If you need 10,000 small gen3, gen4 nuclear plants, which are individually profitable, you can build them in Ohio.

  7. John Podesta, Al Gore, like Mark B. says, it's just bait and switch.

  8. The British government has a clever little trick of postponing tax increases for a year following the budget. It separates cause and effect in the voter's mind. Nothing painful to worry about - for now.

  9. We're going to lower the cost by getting govt to pay for it. Because govt dollars are free! Wheeeeee!

    Then we're going to invent machines which harvest manna from heaven. Powered by green energy of course.

    All of this will be finished by the time the president commands the seas to move to the level he deems appropriate.

  10. Clearly none of you realize that the US spends $10 billion per year on subsidies for fossil fuels, and only a third of that on subsidies for renewable energy. ($72.5 billion vs $29 billion between 2002 and 2008: http://www.grist.org/article/2009-09-22-fossil-fuel-subsidies-dwarf-clean-energy-subsidies-obama-wants)

    Why is it that I don't hear any of you calling for removal of fossil fuel subsidies to at least even the playing field to start off with?

  11. -11-kenkxie

    Be careful with indiscriminate "any of yous" ;-)


  12. #11

    Interesting. So renewables get only a third of the government subsidies.

    Pity they only produce a tenth of the energy that fossil fuels produce for the country.


    Even worse when you consider that most of that "renewable" production is from hydro.

  13. These are rough Wiki figures but renewables represent 7% of US energy while fossil fuel represents 62% so on a weighted basis renewables receive 350% more in subsidies than fossil fuel.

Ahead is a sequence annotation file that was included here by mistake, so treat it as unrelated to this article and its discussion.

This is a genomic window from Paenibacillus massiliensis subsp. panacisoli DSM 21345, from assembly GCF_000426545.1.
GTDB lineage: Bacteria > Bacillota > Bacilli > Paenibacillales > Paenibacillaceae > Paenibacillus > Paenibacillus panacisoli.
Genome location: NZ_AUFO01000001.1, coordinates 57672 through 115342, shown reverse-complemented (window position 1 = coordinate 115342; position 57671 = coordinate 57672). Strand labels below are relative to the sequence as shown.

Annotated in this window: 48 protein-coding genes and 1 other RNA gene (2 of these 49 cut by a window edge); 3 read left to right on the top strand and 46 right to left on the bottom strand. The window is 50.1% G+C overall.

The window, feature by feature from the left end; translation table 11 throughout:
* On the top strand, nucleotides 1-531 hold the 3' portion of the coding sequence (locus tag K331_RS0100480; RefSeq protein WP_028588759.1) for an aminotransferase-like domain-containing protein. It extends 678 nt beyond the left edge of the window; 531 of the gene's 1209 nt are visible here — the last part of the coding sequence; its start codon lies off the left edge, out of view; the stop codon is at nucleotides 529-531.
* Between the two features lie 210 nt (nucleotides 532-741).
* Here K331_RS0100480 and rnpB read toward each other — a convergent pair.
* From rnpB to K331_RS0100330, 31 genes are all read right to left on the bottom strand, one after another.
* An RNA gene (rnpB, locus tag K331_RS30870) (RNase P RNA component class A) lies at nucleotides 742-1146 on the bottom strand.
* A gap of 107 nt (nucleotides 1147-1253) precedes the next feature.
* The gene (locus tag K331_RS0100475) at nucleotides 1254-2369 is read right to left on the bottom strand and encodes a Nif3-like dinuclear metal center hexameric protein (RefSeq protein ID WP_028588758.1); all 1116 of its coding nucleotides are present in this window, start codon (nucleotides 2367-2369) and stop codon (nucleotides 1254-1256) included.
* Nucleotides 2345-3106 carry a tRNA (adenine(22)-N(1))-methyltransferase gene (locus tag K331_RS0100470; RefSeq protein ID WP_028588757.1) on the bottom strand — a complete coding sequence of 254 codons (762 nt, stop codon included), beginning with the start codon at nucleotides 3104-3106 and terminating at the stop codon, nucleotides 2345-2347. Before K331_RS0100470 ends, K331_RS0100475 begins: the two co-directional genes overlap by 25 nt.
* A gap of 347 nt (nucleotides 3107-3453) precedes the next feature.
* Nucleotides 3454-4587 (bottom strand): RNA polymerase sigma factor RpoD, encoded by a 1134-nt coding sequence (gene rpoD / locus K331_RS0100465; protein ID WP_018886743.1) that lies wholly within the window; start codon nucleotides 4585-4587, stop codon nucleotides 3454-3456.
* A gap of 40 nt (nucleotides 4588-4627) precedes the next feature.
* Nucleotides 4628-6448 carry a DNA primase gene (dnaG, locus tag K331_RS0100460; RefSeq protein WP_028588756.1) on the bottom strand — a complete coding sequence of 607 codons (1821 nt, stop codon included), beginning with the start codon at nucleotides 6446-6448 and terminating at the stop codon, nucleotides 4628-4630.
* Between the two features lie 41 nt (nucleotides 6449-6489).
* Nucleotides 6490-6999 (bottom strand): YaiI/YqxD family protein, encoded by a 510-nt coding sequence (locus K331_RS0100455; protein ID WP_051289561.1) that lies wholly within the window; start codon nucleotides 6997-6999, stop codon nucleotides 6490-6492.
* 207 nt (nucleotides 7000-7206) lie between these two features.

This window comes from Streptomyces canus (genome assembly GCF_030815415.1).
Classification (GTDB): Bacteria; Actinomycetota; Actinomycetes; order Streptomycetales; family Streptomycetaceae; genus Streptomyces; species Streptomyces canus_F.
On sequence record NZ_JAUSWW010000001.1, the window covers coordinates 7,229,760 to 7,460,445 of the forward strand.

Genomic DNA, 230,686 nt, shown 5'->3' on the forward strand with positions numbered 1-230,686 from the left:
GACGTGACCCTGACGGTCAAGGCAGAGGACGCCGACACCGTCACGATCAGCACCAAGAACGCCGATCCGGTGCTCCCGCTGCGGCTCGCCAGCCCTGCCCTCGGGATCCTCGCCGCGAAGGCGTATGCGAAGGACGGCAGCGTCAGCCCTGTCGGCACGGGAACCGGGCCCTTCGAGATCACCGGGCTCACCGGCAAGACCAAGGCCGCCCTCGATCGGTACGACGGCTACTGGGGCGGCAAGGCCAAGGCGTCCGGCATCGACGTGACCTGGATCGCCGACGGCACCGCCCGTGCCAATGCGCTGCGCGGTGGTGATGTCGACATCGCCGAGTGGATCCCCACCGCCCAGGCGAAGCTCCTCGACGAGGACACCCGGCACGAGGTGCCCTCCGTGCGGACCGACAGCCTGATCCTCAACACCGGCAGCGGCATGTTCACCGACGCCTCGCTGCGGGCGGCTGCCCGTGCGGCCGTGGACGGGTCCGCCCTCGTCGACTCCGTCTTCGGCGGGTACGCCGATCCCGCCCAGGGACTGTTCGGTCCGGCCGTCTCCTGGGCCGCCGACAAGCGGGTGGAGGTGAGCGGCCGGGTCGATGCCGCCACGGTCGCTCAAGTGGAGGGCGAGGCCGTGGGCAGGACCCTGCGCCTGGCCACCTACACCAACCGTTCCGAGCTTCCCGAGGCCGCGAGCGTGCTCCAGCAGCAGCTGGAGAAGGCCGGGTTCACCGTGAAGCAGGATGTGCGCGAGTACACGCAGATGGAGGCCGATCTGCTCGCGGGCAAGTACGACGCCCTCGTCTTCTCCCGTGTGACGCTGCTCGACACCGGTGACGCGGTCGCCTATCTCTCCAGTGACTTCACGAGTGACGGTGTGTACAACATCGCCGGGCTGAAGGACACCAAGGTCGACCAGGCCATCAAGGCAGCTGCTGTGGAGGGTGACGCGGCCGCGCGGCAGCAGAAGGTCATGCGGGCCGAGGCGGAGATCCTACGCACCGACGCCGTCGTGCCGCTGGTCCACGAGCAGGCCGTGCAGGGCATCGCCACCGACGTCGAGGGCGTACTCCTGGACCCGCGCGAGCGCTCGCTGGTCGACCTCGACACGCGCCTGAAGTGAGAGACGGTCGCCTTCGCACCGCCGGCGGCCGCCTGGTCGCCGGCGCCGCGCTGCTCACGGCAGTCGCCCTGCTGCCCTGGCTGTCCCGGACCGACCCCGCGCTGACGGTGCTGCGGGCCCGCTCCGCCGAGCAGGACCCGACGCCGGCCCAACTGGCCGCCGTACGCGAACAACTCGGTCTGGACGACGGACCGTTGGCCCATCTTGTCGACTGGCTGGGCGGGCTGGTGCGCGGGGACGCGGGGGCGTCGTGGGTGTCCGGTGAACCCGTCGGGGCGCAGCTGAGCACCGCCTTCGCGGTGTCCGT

14. bernie said... 4

    "And the role for nuclear is?"

    Reed Hundt testified before congress in April 2010. He included nuclear in his definition of 'clean energy'.

    I'm sure Joe Romm and his pals at the Center for American Progress are less then happy about that.

  15. Until that effort goes to help get nuke power built, they are wasting our money and their time.

  16. nanodots,
    The only way you can make the assertion that fossil fuels get more subsidies per unit of energy produced is by so ill-defining 'subsidy' as to make the term meaningless.

  17. It's also fair to ask what these subsidies are. My understanding, as this Bloomberg article notes is that "[t]he largest of the subsidies for fossil fuels in the report was a tax credit oil and natural gas companies can claim for paying royalties to other governments...Also included in calculation of subsidies are the U.S. Strategic Petroleum Reserve"

    So, the companies get a tax break for taxes paid to foreign governments (which most other governments do for all companies) and also get to sell fuel to the government. This seems like less of a subsidy than paying $X thousands to end customers to buy your solar panels or electric car.

    And that's even ignoring the massive differences in scale.

  18. nanodots said... 14

    "These are rough Wiki figures but renewables represent 7% of US energy while fossil fuel represents 62%"

    Those numbers would be about right for electricity production. Once you add in transportation and heating fuels renewables is down to 1 or 2%.

  19. Oh dear.

    Just because the cost of cpaital is low at present, it doesn't mean that government capital spending or "R&D" using borrowing money (that tax payers will have to repay) will beat the cost of that capital.

    The theme is still the same. A political and policy formulation industry (yes, that includes you Roger)that just wants to centrally plan, regulate and direct.

    You want to know what fuels the Tea Party movement. Look no further than this post.

  20. @ kenkxie - 11,

    The reason is because there is virtually no "renewable energy". The is a massive price to pay for EACH WATT PRODUCED.

    Look up table ES5:

    Also, given the clear error in your figures ($10bn is way out) I suspect that you are regurgitating some green activist numbers that are erroneous.

  21. -20-Gekko

    I have never given an award for over-the-top hyperbole in my blog comments, but this one has me considering it;-)

    "You want to know what fuels the Tea Party movement. Look no further than this post."